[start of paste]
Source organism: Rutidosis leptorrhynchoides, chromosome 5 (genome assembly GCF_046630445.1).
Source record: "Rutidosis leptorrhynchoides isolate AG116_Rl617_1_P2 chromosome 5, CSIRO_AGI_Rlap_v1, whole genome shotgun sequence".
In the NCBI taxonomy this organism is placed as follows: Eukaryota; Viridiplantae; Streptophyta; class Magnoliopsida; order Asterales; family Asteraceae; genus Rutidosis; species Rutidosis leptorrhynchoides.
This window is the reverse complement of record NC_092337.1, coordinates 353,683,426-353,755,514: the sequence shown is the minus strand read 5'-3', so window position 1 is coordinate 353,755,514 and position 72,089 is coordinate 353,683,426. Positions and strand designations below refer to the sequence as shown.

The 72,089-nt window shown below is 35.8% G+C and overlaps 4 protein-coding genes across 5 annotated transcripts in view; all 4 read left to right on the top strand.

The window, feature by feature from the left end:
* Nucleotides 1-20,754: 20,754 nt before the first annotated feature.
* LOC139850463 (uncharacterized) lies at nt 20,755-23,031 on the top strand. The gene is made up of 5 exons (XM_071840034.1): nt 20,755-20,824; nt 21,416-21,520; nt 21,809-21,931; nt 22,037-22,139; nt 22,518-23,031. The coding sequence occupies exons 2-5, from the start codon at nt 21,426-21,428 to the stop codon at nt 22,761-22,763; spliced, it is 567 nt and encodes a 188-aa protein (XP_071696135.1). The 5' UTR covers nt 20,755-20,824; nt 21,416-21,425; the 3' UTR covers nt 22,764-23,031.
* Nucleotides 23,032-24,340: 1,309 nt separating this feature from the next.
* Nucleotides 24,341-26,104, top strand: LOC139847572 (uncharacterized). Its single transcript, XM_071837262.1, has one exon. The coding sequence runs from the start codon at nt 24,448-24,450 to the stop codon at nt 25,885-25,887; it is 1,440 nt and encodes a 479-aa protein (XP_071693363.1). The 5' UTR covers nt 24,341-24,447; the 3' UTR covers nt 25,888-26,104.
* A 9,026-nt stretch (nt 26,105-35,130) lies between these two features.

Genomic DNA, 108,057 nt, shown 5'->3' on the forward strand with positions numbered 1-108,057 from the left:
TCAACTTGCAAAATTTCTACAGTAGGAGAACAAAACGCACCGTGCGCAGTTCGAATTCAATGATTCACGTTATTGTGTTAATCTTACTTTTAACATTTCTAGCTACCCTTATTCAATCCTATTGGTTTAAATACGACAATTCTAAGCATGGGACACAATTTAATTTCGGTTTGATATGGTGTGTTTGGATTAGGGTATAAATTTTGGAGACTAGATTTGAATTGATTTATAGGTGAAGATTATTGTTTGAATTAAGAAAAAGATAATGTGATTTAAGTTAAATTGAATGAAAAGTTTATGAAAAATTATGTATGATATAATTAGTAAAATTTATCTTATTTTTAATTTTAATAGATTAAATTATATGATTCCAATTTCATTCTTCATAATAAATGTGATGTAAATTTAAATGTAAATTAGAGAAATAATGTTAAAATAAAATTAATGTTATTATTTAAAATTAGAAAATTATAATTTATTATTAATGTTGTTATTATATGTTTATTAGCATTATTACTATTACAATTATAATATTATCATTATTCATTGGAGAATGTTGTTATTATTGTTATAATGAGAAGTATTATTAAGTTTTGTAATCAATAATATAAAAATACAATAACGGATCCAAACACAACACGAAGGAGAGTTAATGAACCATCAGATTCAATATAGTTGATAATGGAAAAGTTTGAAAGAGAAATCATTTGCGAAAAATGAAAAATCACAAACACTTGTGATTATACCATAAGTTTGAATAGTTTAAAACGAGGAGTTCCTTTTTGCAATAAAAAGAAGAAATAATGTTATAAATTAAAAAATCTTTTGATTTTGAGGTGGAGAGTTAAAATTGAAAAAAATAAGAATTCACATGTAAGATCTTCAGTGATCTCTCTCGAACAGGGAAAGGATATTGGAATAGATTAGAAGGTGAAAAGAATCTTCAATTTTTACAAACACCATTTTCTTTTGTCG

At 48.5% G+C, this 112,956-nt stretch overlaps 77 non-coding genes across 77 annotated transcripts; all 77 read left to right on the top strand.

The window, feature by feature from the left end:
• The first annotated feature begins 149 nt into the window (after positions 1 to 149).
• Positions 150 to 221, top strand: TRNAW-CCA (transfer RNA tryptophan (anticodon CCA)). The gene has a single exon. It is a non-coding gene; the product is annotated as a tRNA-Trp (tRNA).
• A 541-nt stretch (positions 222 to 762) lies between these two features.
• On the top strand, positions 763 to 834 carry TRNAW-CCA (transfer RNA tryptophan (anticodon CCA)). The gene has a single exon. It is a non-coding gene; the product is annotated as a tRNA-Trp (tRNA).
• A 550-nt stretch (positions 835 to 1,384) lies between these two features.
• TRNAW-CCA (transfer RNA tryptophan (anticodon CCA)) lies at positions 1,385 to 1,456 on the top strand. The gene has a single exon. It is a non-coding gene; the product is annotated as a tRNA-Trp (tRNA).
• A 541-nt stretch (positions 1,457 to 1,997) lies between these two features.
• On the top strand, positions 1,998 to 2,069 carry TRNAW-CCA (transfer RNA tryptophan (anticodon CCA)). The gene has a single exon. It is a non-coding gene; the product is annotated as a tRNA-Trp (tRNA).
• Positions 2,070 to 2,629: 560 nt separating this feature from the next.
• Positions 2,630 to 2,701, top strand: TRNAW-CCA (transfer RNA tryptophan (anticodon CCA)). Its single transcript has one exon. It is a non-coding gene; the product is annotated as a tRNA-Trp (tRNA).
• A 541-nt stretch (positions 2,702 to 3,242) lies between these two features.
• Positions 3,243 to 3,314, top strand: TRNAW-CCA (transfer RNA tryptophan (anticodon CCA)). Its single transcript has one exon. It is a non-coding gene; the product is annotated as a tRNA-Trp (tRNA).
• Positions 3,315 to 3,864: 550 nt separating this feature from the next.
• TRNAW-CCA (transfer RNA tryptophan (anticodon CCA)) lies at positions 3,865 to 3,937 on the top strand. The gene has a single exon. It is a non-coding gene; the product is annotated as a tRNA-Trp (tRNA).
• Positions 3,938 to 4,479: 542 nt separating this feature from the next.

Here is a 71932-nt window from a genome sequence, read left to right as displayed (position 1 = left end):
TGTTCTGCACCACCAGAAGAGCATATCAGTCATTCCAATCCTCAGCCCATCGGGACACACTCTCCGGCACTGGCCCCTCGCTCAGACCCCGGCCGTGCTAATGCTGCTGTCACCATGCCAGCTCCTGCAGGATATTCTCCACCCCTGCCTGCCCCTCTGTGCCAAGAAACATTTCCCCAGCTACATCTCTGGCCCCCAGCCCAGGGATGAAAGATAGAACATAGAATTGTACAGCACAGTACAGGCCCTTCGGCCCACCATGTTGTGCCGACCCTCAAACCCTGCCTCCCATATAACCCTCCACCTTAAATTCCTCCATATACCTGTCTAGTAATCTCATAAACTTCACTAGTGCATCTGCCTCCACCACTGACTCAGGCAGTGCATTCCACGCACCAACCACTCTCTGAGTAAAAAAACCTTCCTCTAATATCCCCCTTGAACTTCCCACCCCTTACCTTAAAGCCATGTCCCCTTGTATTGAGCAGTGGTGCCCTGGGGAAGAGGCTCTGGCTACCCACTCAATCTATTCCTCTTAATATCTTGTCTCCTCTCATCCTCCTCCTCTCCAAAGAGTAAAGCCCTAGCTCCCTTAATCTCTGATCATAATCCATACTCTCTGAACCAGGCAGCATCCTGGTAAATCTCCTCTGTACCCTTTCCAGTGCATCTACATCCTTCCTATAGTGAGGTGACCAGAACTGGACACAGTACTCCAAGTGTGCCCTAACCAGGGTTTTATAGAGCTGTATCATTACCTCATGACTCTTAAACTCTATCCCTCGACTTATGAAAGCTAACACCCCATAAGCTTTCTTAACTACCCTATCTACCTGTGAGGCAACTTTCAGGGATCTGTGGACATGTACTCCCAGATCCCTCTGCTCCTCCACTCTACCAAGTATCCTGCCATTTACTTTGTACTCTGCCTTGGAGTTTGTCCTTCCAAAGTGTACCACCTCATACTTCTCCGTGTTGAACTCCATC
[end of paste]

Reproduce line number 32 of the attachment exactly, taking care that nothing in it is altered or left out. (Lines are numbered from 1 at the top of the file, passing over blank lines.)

TGTTCTGCACCACCAGAAGAGCATATCAGTCATTCCAATCCTCAGCCCATCGGGACACACTCTCCGGCACTGGCCCCTCGCTCAGACCCCGGCCGTGCTAATGCTGCTGTCACCATGCCAGCTCCTGCAGGATATTCTCCACCCCTGCCTGCCCCTCTGTGCCAAGAAACATTTCCCCAGCTACATCTCTGGCCCCCAGCCCAGGGATGAAAGATAGAACATAGAATTGTACAGCACAGTACAGGCCCTTCGGCCCACCATGTTGTGCCGACCCTCAAACCCTGCCTCCCATATAACCCTCCACCTTAAATTCCTCCATATACCTGTCTAGTAATCTCATAAACTTCACTAGTGCATCTGCCTCCACCACTGACTCAGGCAGTGCATTCCACGCACCAACCACTCTCTGAGTAAAAAAACCTTCCTCTAATATCCCCCTTGAACTTCCCACCCCTTACCTTAAAGCCATGTCCCCTTGTATTGAGCAGTGGTGCCCTGGGGAAGAGGCTCTGGCTACCCACTCAATCTATTCCTCTTAATATCTTGTCTCCTCTCATCCTCCTCCTCTCCAAAGAGTAAAGCCCTAGCTCCCTTAATCTCTGATCATAATCCATACTCTCTGAACCAGGCAGCATCCTGGTAAATCTCCTCTGTACCCTTTCCAGTGCATCTACATCCTTCCTATAGTGAGGTGACCAGAACTGGACACAGTACTCCAAGTGTGCCCTAACCAGGGTTTTATAGAGCTGTATCATTACCTCATGACTCTTAAACTCTATCCCTCGACTTATGAAAGCTAACACCCCATAAGCTTTCTTAACTACCCTATCTACCTGTGAGGCAACTTTCAGGGATCTGTGGACATGTACTCCCAGATCCCTCTGCTCCTCCACTCTACCAAGTATCCTGCCATTTACTTTGTACTCTGCCTTGGAGTTTGTCCTTCCAAAGTGTACCACCTCATACTTCTCCGTGTTGAACTCCATC